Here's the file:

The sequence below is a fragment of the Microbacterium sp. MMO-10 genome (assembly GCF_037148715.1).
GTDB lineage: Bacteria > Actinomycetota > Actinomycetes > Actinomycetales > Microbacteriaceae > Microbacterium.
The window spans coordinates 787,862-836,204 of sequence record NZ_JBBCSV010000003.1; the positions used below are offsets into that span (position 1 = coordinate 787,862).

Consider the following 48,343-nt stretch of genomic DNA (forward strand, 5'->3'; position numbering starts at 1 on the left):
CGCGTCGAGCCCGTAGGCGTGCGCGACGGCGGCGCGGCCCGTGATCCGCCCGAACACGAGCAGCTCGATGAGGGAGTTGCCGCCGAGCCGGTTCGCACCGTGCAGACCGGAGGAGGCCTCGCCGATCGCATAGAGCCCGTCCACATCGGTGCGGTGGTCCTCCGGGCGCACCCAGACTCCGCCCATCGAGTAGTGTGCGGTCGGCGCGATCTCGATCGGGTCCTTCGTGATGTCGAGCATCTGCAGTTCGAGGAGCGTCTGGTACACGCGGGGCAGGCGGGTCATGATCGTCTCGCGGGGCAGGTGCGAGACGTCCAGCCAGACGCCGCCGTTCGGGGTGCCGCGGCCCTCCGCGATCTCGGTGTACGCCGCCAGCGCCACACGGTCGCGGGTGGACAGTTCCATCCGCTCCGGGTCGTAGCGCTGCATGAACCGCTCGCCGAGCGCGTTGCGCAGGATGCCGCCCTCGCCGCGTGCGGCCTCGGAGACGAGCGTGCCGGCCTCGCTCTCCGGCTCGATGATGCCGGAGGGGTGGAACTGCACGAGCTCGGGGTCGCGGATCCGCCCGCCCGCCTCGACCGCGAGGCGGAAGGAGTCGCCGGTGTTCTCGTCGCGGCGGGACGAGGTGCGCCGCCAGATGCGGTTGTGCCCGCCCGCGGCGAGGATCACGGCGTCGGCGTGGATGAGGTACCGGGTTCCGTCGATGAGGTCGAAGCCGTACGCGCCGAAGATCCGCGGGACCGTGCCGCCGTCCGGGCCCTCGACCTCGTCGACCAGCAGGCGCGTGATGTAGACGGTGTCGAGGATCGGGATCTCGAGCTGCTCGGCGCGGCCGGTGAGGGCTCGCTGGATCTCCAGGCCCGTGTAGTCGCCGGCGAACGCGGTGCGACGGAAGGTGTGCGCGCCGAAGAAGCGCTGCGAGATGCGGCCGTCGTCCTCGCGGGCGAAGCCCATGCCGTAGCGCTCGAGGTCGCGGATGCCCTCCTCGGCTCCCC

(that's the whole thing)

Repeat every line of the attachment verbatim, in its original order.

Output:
The sequence below is a fragment of the Microbacterium sp. MMO-10 genome (assembly GCF_037148715.1).
GTDB lineage: Bacteria > Actinomycetota > Actinomycetes > Actinomycetales > Microbacteriaceae > Microbacterium.
The window spans coordinates 787,862-836,204 of sequence record NZ_JBBCSV010000003.1; the positions used below are offsets into that span (position 1 = coordinate 787,862).

Consider the following 48,343-nt stretch of genomic DNA (forward strand, 5'->3'; position numbering starts at 1 on the left):
CGCGTCGAGCCCGTAGGCGTGCGCGACGGCGGCGCGGCCCGTGATCCGCCCGAACACGAGCAGCTCGATGAGGGAGTTGCCGCCGAGCCGGTTCGCACCGTGCAGACCGGAGGAGGCCTCGCCGATCGCATAGAGCCCGTCCACATCGGTGCGGTGGTCCTCCGGGCGCACCCAGACTCCGCCCATCGAGTAGTGTGCGGTCGGCGCGATCTCGATCGGGTCCTTCGTGATGTCGAGCATCTGCAGTTCGAGGAGCGTCTGGTACACGCGGGGCAGGCGGGTCATGATCGTCTCGCGGGGCAGGTGCGAGACGTCCAGCCAGACGCCGCCGTTCGGGGTGCCGCGGCCCTCCGCGATCTCGGTGTACGCCGCCAGCGCCACACGGTCGCGGGTGGACAGTTCCATCCGCTCCGGGTCGTAGCGCTGCATGAACCGCTCGCCGAGCGCGTTGCGCAGGATGCCGCCCTCGCCGCGTGCGGCCTCGGAGACGAGCGTGCCGGCCTCGCTCTCCGGCTCGATGATGCCGGAGGGGTGGAACTGCACGAGCTCGGGGTCGCGGATCCGCCCGCCCGCCTCGACCGCGAGGCGGAAGGAGTCGCCGGTGTTCTCGTCGCGGCGGGACGAGGTGCGCCGCCAGATGCGGTTGTGCCCGCCCGCGGCGAGGATCACGGCGTCGGCGTGGATGAGGTACCGGGTTCCGTCGATGAGGTCGAAGCCGTACGCGCCGAAGATCCGCGGGACCGTGCCGCCGTCCGGGCCCTCGACCTCGTCGACCAGCAGGCGCGTGATGTAGACGGTGTCGAGGATCGGGATCTCGAGCTGCTCGGCGCGGCCGGTGAGGGCTCGCTGGATCTCCAGGCCCGTGTAGTCGCCGGCGAACGCGGTGCGACGGAAGGTGTGCGCGCCGAAGAAGCGCTGCGAGATGCGGCCGTCGTCCTCGCGGGCGAAGCCCATGCCGTAGCGCTCGAGGTCGCGGATGCCCTCCTCGGCTCCCC